Linguistic and social aspects of communication in Parkinson’s Disease.




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Peer reviewed


Descriptions of speech characteristics and speech impairments in speakers with Parkinson’s disease are well advanced. Recent literature has also begun to describe the experience of Parkinson’s disease from the patient’s perspective and to analyse it from social as well as psychological viewpoints. A key finding is that in many cases the struggle to adapt to physical limitations including speech impairment leads to social withdrawal. The presence of primary PD is associated with deterioration in activity and social functioning which is marked by lowered likelihood of fulfilling certain social roles (e.g. paid employment) and increased likelihood of spending time in solitary activity (e.g. watching TV). This has been described as evidence of premature social ageing since the social profile of those with PD is that of more elderly groups in the general population. However, existing studies have relied on relatively simple measures of activity and social networks and have not explored relationships between other communication measures, such as motor speech functioning and intelligibility, and measures of social participation. This is an ongoing study which aims to investigate social aspects of communication in speakers with Parkinson’s disease of differing intelligibility and to understand relationships between measures of speech impairment and social participation. Possible outcomes of the study include informing and enhancing current assessment procedures for people with hypokinetic dysarthria in particular and motor speech disorders in general. The study uses a between subjects design to compare groups of mildly, moderately and severely speech-impaired speakers using measures of social network, social participation and social anxiety. Speech measures include the Frenchay Dysarthria Assessment (Enderby, 1983), the Assessment of Intelligibility of Dysarthric Speech (Yorkston and Beukelman, 1981) and the Phonetic Intelligibility Test (Kent, Weismer et al, 1989). Social network size and density are measured using the convoy model (Antonucci and Akiyama, 1987), social activity using the Social Activities Checklist (SOCAT) (Cruice, 2001) and social anxiety using the Inventory of Interpersonal Situations (Van Dam Baagen and Kraaimaat, 1999). Participants are screened for physical functioning, depression, apathy and cognitive impairment. Preliminary results suggest no differences in measures of social participation and social anxiety between groups of speakers of differing severity of motor speech impairment. There are implications for the timing of speech and language therapy intervention for people with Parkinson’s disease as it would appear that social withdrawal may be quantified before speech impairments emerge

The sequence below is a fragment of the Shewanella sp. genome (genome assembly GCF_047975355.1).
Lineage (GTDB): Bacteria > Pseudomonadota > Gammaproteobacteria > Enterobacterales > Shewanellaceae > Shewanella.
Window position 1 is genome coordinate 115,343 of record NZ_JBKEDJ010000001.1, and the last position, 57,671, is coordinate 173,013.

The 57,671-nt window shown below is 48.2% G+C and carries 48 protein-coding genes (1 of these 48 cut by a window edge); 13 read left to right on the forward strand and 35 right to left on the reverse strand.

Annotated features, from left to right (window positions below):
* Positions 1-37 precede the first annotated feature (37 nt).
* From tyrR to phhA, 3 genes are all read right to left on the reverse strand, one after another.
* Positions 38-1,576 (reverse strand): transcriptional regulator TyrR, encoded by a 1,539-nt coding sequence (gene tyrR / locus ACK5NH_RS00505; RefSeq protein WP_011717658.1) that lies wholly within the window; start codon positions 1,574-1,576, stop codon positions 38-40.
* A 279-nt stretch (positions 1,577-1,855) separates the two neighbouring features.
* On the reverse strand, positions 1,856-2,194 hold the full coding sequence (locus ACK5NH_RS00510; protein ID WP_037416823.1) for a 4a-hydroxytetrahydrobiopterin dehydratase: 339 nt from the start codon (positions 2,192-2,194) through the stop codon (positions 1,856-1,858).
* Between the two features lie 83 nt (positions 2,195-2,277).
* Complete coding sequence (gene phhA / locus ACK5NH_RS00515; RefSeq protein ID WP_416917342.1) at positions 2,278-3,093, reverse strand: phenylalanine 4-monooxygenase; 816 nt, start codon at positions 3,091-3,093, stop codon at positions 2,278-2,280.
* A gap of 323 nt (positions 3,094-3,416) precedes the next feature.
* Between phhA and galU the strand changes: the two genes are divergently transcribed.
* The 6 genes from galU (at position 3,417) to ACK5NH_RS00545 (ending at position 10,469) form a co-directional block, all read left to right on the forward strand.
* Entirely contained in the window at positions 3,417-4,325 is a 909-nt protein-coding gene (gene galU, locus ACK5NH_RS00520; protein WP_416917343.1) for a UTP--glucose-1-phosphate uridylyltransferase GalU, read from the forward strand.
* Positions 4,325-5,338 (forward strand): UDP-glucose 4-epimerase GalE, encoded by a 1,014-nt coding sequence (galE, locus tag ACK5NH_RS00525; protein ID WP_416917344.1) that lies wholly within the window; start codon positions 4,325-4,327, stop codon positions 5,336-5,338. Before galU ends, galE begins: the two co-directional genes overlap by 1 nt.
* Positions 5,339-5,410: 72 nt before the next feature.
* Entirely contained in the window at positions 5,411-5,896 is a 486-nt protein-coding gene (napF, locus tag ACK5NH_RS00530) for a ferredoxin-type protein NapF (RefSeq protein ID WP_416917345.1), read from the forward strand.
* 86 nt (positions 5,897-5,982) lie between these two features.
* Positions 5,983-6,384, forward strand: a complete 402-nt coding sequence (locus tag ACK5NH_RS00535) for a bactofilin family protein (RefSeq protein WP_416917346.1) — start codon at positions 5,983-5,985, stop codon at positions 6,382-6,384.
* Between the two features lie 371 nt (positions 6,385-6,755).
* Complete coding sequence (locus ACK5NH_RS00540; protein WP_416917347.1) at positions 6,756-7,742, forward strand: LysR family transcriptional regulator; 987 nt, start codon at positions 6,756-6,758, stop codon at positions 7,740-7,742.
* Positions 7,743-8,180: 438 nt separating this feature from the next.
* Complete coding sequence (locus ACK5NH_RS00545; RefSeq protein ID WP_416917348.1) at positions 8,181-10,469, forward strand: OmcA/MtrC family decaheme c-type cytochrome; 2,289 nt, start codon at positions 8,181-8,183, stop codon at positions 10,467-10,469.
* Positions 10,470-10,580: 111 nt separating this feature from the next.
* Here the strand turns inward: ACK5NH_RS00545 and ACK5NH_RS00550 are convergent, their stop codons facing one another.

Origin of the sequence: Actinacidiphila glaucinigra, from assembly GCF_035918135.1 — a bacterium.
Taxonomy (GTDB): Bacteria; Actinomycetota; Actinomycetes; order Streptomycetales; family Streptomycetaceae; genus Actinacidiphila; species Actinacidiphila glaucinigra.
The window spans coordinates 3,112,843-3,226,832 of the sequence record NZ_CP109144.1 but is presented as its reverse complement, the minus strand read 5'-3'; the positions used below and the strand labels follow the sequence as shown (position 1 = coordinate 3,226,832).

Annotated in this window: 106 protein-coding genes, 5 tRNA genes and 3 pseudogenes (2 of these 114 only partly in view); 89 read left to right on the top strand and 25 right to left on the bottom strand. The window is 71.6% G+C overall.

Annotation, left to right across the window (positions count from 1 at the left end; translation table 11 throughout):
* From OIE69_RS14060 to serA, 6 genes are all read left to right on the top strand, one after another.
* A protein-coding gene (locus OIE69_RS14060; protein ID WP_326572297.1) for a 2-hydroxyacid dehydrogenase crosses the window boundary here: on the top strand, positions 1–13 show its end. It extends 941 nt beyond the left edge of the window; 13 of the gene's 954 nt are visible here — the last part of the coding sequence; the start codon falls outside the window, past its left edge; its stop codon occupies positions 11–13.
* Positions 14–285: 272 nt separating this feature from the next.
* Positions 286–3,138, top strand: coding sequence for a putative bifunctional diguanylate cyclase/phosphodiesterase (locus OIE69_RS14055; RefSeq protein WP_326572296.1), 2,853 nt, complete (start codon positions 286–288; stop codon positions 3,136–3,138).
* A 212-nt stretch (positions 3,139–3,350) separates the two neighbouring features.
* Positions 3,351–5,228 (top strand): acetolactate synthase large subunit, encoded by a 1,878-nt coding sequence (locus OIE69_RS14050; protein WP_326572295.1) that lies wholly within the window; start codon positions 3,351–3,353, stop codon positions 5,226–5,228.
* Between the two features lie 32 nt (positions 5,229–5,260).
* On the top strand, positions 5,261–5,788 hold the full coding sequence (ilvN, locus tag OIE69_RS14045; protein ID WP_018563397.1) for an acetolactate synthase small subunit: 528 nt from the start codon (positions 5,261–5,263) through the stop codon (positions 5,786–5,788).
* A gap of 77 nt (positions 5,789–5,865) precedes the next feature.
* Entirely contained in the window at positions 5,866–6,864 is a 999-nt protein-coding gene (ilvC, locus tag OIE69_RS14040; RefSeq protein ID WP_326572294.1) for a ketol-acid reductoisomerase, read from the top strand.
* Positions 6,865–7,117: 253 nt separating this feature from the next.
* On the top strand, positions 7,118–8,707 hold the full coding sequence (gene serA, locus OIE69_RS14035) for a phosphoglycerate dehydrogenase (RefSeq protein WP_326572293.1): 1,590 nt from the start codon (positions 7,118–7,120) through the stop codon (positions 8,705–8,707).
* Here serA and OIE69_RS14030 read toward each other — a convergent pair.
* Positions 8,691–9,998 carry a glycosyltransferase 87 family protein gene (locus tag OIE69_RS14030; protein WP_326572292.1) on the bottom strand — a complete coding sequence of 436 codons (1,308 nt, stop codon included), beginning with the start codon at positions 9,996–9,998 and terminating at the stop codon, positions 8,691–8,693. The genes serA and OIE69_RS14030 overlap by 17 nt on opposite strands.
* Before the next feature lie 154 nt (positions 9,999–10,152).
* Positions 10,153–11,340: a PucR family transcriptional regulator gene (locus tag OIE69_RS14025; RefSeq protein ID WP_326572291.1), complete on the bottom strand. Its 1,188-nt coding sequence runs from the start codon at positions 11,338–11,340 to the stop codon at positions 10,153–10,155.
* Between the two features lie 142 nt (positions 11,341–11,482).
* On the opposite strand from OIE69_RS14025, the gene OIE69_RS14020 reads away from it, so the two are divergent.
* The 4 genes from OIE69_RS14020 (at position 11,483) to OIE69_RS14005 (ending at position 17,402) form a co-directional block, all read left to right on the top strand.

Parkinson's disease, dysarthria, social participation


Brown, A. (2009) Linguistic and social aspects of communication in Parkinson’s Disease. RCSLT Scientific Conference, London


Research Institute

Institute for Allied Health Sciences Research